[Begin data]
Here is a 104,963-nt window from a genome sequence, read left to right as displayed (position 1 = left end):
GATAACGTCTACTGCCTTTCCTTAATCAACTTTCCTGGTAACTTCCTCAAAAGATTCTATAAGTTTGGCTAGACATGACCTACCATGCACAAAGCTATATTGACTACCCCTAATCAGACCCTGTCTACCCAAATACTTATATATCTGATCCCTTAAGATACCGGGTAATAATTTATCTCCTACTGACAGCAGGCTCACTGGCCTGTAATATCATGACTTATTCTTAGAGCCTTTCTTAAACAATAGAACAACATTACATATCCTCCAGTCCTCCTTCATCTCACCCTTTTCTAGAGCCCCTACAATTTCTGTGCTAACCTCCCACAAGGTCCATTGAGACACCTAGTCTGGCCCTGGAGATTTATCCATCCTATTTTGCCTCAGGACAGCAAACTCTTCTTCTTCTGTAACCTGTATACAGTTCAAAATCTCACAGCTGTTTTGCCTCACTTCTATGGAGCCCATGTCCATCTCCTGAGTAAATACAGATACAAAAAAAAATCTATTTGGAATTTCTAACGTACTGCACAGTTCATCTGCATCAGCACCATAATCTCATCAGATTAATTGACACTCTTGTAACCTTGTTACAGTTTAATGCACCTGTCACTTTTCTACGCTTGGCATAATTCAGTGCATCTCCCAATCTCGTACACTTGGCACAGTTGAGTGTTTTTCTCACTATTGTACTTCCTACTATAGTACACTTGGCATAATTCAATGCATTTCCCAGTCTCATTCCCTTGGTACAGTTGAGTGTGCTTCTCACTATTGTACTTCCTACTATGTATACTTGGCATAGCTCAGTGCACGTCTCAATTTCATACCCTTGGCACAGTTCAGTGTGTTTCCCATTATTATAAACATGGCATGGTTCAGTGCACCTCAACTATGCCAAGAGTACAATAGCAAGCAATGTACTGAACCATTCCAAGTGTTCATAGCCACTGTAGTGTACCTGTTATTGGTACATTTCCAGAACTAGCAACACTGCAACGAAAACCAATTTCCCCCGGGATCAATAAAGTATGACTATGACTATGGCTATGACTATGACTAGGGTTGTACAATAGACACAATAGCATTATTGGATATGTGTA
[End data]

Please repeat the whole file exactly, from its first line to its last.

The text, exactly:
Here is a 104,963-nt window from a genome sequence, read left to right as displayed (position 1 = left end):
GATAACGTCTACTGCCTTTCCTTAATCAACTTTCCTGGTAACTTCCTCAAAAGATTCTATAAGTTTGGCTAGACATGACCTACCATGCACAAAGCTATATTGACTACCCCTAATCAGACCCTGTCTACCCAAATACTTATATATCTGATCCCTTAAGATACCGGGTAATAATTTATCTCCTACTGACAGCAGGCTCACTGGCCTGTAATATCATGACTTATTCTTAGAGCCTTTCTTAAACAATAGAACAACATTACATATCCTCCAGTCCTCCTTCATCTCACCCTTTTCTAGAGCCCCTACAATTTCTGTGCTAACCTCCCACAAGGTCCATTGAGACACCTAGTCTGGCCCTGGAGATTTATCCATCCTATTTTGCCTCAGGACAGCAAACTCTTCTTCTTCTGTAACCTGTATACAGTTCAAAATCTCACAGCTGTTTTGCCTCACTTCTATGGAGCCCATGTCCATCTCCTGAGTAAATACAGATACAAAAAAAAATCTATTTGGAATTTCTAACGTACTGCACAGTTCATCTGCATCAGCACCATAATCTCATCAGATTAATTGACACTCTTGTAACCTTGTTACAGTTTAATGCACCTGTCACTTTTCTACGCTTGGCATAATTCAGTGCATCTCCCAATCTCGTACACTTGGCACAGTTGAGTGTTTTTCTCACTATTGTACTTCCTACTATAGTACACTTGGCATAATTCAATGCATTTCCCAGTCTCATTCCCTTGGTACAGTTGAGTGTGCTTCTCACTATTGTACTTCCTACTATGTATACTTGGCATAGCTCAGTGCACGTCTCAATTTCATACCCTTGGCACAGTTCAGTGTGTTTCCCATTATTATAAACATGGCATGGTTCAGTGCACCTCAACTATGCCAAGAGTACAATAGCAAGCAATGTACTGAACCATTCCAAGTGTTCATAGCCACTGTAGTGTACCTGTTATTGGTACATTTCCAGAACTAGCAACACTGCAACGAAAACCAATTTCCCCCGGGATCAATAAAGTATGACTATGACTATGGCTATGACTATGACTAGGGTTGTACAATAGACACAATAGCATTATTGGATATGTGTA